Thinking Whole: The How To

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All too frequently, much of what is said in meetings is basic, “pro forma” stuff. You put on your “I am in a meeting” thinking cap and your “I am in a meeting” face and you pretty much say what you would generally say; even pretty much what anyone in your position has said, says, and will say in most meetings past, present, and future. Maybe that’s why at least one research study found that 85% of all meetings are held, pretty much, for the express purpose of holding the next meeting.

If you’re good with that, you would probably not have bought, or been reading, this book. If you want a way to stop maneuvering the endless treadmill and if you want to clear your schedule of pointless time-wasting and purposeless engagements, then you’ll find this section valuable and useful.

Your ticket out of the terminal of mediocrity and off the energy drain has a name. It is the discipline of Thinking Out Loud. Thinking out loud. The discipline is hearing and refining your ideas and thoughts even as you articulate them.

We said earlier that no unexamined idea ends up as one of the seven significant facts or propositions or COP’s, or strategies, or executions. Here’s how that happens. As you say something (or as you listen to someone else say something) repeat it with your own inner voice. See the words take shape inside your mind, not just on the flipchart.

Listen to every word and take the time to contemplate how every word in a phrase or a sentence relates to every other word in that. Practice Thinking Out Loud visually. Practice Thinking Out Loud aurally. Thinking Out loud is one of the hallmarks of people we call geniuses. They aren’t babbling to themselves. They are thinking out loud because it makes understanding that much easier.

Probably 90% of the pictures you’ve seen of Albert Einstein has a chalkboard in the background. That’s Thinking Out Loud. If Einstein needed a chalkboard to make sense of his thinking, how much more so for the rest of us mere intellectual mortals? TOL is the platform beneath Socratic Method. Either I question myself about what I’m saying or someone else questions me immediately after I have said it.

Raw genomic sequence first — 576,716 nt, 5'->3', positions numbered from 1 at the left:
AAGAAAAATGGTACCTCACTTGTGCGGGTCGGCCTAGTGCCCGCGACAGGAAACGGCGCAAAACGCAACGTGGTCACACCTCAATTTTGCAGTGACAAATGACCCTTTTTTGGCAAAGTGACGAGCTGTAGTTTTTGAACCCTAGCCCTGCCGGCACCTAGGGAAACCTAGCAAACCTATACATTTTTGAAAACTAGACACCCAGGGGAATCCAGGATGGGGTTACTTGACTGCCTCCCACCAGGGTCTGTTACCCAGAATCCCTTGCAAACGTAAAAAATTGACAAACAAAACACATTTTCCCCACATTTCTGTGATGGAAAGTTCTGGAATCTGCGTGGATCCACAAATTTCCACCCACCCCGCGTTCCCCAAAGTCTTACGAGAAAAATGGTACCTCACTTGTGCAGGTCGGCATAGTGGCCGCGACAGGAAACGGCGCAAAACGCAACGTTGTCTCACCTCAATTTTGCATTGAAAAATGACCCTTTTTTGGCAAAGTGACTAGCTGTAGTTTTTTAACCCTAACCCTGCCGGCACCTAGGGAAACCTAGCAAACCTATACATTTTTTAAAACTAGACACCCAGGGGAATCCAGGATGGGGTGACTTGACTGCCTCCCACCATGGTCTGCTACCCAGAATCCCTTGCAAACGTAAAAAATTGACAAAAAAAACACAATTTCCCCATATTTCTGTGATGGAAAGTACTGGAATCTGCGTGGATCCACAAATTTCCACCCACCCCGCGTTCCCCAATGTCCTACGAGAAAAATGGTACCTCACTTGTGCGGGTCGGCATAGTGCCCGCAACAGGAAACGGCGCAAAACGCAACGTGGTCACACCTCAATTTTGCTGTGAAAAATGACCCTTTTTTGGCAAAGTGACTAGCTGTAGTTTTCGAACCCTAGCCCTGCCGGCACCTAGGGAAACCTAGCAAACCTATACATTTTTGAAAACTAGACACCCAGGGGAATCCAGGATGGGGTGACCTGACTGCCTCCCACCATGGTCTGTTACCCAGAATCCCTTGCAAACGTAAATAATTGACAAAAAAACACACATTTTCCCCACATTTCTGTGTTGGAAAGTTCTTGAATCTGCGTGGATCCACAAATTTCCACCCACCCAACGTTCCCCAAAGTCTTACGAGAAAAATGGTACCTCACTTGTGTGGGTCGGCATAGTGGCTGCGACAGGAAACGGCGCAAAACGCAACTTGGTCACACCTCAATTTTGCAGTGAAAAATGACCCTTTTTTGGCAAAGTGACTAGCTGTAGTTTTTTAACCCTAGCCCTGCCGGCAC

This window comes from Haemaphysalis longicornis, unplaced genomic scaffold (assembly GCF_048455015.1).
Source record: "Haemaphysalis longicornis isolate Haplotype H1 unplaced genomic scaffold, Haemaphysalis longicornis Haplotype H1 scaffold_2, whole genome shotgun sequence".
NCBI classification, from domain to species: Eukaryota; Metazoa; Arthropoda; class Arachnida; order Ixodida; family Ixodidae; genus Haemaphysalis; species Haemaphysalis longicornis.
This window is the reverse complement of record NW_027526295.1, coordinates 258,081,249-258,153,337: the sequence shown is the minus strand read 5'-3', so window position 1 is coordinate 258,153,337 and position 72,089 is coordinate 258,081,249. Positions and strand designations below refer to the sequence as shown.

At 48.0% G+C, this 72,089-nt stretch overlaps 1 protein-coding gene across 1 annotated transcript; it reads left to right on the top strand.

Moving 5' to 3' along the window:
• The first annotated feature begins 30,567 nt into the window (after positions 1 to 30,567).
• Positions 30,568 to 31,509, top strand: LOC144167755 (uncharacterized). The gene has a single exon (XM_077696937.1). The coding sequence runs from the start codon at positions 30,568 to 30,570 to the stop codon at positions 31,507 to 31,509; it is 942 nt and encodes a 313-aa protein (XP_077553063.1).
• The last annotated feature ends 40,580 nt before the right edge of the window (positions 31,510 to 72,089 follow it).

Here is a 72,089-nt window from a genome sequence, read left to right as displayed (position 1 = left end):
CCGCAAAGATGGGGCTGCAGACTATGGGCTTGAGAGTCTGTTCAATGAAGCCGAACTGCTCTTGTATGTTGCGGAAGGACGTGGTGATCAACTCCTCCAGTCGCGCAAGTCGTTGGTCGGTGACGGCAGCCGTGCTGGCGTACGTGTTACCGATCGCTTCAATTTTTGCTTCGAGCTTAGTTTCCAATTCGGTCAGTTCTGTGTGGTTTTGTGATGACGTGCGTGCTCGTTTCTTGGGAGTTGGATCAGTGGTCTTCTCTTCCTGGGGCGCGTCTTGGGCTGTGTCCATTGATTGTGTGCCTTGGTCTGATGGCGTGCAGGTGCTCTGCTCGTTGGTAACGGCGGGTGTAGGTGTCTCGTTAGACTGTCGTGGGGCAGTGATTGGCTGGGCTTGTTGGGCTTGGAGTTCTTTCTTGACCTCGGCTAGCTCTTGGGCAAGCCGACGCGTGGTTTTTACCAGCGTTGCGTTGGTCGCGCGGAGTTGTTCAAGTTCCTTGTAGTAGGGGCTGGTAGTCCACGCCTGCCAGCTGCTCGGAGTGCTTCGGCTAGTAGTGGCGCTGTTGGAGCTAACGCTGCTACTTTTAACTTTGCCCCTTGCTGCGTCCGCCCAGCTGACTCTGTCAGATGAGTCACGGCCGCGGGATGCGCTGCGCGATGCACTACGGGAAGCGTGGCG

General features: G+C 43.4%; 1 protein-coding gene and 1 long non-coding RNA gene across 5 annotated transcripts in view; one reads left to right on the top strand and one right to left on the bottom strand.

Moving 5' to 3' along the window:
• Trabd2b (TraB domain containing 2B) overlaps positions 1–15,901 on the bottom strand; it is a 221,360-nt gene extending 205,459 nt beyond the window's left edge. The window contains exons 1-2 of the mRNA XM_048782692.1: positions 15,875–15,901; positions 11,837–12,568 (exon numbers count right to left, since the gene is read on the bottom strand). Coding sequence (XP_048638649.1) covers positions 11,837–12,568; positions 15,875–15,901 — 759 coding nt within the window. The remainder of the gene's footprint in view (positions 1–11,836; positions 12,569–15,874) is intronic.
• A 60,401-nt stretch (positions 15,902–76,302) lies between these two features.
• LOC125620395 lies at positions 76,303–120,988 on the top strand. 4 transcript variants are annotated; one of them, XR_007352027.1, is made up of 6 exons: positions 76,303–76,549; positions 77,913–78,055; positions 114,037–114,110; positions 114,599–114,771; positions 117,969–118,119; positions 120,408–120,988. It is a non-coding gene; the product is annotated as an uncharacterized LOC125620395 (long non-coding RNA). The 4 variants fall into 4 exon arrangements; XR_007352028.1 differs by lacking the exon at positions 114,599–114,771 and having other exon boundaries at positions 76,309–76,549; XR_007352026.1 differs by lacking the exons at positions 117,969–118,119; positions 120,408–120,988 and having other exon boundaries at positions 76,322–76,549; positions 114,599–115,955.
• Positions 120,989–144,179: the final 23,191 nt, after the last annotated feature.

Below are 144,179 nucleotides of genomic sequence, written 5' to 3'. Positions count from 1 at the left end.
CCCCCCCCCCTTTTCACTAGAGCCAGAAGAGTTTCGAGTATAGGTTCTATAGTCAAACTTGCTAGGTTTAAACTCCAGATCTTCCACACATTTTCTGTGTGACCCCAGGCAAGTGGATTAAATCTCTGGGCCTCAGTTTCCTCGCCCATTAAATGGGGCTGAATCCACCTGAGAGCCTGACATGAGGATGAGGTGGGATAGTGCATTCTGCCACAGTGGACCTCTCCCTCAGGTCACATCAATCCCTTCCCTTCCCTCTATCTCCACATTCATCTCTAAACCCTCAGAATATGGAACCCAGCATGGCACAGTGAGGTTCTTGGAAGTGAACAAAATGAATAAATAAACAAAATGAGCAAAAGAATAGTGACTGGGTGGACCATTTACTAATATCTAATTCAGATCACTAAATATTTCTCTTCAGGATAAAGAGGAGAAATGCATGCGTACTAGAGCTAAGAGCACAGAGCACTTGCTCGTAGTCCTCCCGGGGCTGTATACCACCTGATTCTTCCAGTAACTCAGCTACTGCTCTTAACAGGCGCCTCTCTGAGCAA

If you don’t mind having people mistake you for someone who’s babbling to themselves, TOL is a highly productive habit to get into. Here’s the simple arithmetic: If, instead of popping off a stream of things in which you are little invested, you take the time to weigh the components of your idea by repeating it multiple times until you’ve actually figured it out; which is likely to be more productive.

One final word on The Discipline. we have participated, and led, innumerable so-called “ideation sessions” in which the big idea is to plaster the walls with ideas on the assumption that quantity will lead to quality.

We, on the other hand, believe that every idea sucks up a bit of the intellectual energy in the room. The more ideas, the less energy any one of them can have. You end up with a roomful of thinking in which a few brilliant ideas lie somewhere in a huge pile of uninteresting ones. A lesser number of ideas, fully examined and well-articulated set the stage for genius.

Besides, it’s so much easier to see the connections, the wholeness, the oneness of a few great ideas than it is to figure out the endlessly convoluted dotted lines between dozens or even hundreds of them. That’s the other reason for insisting on neither more nor less than seven significant facts and seven executions.

It is the same with having neither more than three nor less than three propositions and strategies. Most importantly, that’s why there needs to be only one Central Operating Principle. And there you have it. The story, art, science, and practice of Thinking Whole. Go out there and create the future YOU deserve, with all the genius of which you are fully capable.

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